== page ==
Organization & Processes

Working Paper
Hannah Mayer, Jin Paik, Jenny Hoffman, and Steven Randazzo. Working Paper. “AI in Enterprise: AI Product Management”. AI in Enterprise - AI Product Management (P Skomoroch).pdf
Jin Paik, Steven Randazzo, and Jenny Hoffman. Working Paper. “AI in the Enterprise: How Do I Get Started?”.Abstract

While there are dispersed resources to learn more about artificial intelligence, there remains a need to cultivate a community of practitioners for cyclical exposure and knowledge sharing of best practices in the enterprise. That is why Laboratory for Innovation Science at Harvard launched the AI in the Enterprise series, which exposes managers and executives to interesting applications of AI and the decisions behind developing such tools. 

Moderated by HBS Professor and co-author of Competing in the Age of AI, Karim R. Lakhani, the most recent virtual session with over 240 attendees featured Rob May, General Partner at PJC, an early-stage venture capital firm, and founder of Inside AI, a premier source for information on AI, robotics and neurotechnology. Together, they discussed why we have seen a rise in interest in AI, what managers should consider when wading into the AI waters, and what steps they can take when it is time to do so. 

AI in Enterprise - How Do I Get Started (R May).pdf
Misha Teplitskiy, Hardeep Ranu, Gary Gray, Michael Menietti, Eva Guinan, and Karim Lakhani. Working Paper. “Do Experts Listen to Other Experts? Field Experimental Evidence from Scientific Peer Review.” HBS Working Paper Series. Publisher's VersionAbstract
Organizations in science and elsewhere often rely on committees of experts to make important decisions, such as evaluating early-stage projects and ideas. However, very little is known about how experts influence each other’s opinions and how that influence affects final evaluations. Here, we use a field experiment in scientific peer review to examine experts’ susceptibility to the opinions of others. We recruited 277 faculty members at seven U.S. medical schools to evaluate 47 early stage research proposals in biomedicine. In our experiment, evaluators (1) completed independent reviews of research ideas, (2) received (artificial) scores attributed to anonymous “other reviewers” from the same or a different discipline, and (3) decided whether to update their initial scores. Evaluators did not meet in person and were not otherwise aware of each other. We find that, even in a completely anonymous setting and controlling for a range of career factors, women updated their scores 13% more often than men, while very highly cited “superstar” reviewers updated 24% less often than others. Women in male-dominated subfields were particularly likely to update, updating 8% more for every 10% decrease in subfield representation. Very low scores were particularly “sticky” and seldom updated upward, suggesting a possible source of conservatism in evaluation. These systematic differences in how world-class experts respond to external opinions can lead to substantial gender and status disparities in whose opinion ultimately matters in collective expert judgment.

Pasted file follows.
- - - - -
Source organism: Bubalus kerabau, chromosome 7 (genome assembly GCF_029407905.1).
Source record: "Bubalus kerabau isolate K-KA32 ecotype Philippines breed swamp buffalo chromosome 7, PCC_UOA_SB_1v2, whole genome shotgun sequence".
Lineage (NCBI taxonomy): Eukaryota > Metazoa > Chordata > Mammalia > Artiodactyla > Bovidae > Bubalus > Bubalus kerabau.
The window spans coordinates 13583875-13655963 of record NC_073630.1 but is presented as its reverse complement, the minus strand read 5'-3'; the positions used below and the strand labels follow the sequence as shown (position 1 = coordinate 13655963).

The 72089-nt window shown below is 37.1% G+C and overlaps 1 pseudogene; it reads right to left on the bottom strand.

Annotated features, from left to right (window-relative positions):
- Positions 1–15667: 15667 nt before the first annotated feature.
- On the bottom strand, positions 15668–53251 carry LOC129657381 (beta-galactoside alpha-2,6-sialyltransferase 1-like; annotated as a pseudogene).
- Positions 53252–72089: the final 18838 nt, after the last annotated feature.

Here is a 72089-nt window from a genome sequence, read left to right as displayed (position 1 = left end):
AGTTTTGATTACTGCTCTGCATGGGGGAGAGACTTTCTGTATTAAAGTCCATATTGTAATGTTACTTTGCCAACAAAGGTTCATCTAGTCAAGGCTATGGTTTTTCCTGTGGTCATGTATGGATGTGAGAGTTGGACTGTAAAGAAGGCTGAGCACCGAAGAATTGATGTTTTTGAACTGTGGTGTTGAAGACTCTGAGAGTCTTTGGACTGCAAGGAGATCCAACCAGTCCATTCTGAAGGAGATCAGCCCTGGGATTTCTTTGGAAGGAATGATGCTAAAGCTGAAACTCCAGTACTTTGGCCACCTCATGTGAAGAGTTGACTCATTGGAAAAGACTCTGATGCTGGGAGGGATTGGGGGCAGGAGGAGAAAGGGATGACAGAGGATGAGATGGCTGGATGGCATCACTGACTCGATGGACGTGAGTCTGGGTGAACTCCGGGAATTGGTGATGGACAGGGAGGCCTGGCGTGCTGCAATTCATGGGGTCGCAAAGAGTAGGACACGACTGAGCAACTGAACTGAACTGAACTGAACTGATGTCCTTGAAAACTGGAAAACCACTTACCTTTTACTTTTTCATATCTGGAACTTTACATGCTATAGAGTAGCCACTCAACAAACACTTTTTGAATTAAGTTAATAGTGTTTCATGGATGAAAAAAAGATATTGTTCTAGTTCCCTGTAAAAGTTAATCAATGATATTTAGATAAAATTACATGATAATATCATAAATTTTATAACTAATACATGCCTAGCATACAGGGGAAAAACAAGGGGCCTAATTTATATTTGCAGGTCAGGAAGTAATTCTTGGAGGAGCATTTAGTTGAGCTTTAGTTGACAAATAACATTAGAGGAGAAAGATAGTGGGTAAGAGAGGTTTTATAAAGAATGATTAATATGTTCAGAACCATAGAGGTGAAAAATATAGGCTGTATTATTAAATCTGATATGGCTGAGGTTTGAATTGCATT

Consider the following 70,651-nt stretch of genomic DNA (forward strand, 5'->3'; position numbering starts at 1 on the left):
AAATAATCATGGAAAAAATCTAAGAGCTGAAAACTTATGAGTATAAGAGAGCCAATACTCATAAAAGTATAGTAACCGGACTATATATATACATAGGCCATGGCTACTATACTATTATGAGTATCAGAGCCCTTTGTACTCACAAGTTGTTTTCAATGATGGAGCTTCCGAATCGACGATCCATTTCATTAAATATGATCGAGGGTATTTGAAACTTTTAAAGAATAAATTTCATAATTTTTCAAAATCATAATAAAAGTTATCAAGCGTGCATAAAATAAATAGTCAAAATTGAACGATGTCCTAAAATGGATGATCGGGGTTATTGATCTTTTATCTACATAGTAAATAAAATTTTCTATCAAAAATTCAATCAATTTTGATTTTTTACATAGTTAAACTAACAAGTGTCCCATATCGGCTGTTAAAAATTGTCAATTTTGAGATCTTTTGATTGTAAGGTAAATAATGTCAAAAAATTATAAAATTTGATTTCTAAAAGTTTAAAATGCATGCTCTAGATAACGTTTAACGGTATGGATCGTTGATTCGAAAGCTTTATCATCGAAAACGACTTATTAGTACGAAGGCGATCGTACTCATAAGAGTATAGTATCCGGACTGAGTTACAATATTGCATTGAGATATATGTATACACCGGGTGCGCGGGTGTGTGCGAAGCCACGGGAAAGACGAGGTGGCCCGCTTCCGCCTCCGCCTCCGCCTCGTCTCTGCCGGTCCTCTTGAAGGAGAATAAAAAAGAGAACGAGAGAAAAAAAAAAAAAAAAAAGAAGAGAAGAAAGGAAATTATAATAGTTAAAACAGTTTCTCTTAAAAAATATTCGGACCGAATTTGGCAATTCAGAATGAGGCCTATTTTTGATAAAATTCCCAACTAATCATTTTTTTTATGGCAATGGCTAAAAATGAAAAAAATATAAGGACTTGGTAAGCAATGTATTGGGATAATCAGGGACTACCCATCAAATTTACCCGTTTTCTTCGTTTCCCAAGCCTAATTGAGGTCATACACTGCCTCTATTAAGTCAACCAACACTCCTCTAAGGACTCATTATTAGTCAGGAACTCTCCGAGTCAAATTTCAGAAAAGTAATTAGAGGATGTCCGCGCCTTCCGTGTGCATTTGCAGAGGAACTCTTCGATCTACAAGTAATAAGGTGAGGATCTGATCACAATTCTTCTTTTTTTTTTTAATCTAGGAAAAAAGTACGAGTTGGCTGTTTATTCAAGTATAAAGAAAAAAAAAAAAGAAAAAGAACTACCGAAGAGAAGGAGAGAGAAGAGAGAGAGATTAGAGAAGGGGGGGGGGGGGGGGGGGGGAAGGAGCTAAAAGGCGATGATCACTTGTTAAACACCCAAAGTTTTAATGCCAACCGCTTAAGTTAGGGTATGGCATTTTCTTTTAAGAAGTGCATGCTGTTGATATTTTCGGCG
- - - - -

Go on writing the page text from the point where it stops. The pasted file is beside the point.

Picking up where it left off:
2020
Marco Iansiti and Karim R. Lakhani. 3/3/2020. “From Disruption to Collision: The New Competitive Dynamics.” MIT Sloan Management Review.Abstract
In the age of AI, traditional businesses across the economy are being attacked by highly scalable data-driven companies whose operating models leverage network effects to deliver value.
2018
Michael Menietti, M.P. Recalde, and L. Vesterlund. 2018. “Charitable Giving in the Laboratory: Advantages of the Piecewise Linear Public Good Game.” In The Economics of Philanthropy: Donations and Fundraising, edited by Mirco Tonin and Kimberley Scharf. MIT Press. Publisher's Version
2017
Kevin Boudreau, Tom Brady, Ina Ganguli, Patrick Gaule, Eva Guinan, Tony Hollenberg, and Karim R. Lakhani. 2017. “A Field Experiment on Search Costs and the Formation of Scientific Collaborations.” The Review of Economics and Statistics, 99, 4, Pp. 565-576. Publisher's VersionAbstract

Scientists typically self-organize into teams, matching with others to collaborate in the production of new knowledge. We present the results of a field experiment conducted at Harvard Medical School to understand the extent to which search costs affect matching among scientific collaborators. We generated exogenous variation in search costs for pairs of potential collaborators by randomly assigning individuals to 90-minute structured information-sharing sessions as part of a grant funding opportunity for biomedical researchers. We estimate that the treatment increases the baseline probability of grant co-application of a given pair of researchers by 75% (increasing the likelihood of a pair collaborating from 0.16 percent to 0.28 percent), with effects higher among those in the same specialization. The findings indicate that matching between scientists is subject to considerable frictions, even in the case of geographically-proximate scientists working in the same institutional context with ample access to common information and funding opportunities.

Field_Experiment_on_Search_Costs.pdf
Olivia Jung, Andrea Blasco, and Karim R. Lakhani. 2017. “Perceived Organizational Support For Learning and Contribution to Improvement by Frontline Staff.” Academy of Management Proceedings, 2017, 1. Publisher's VersionAbstract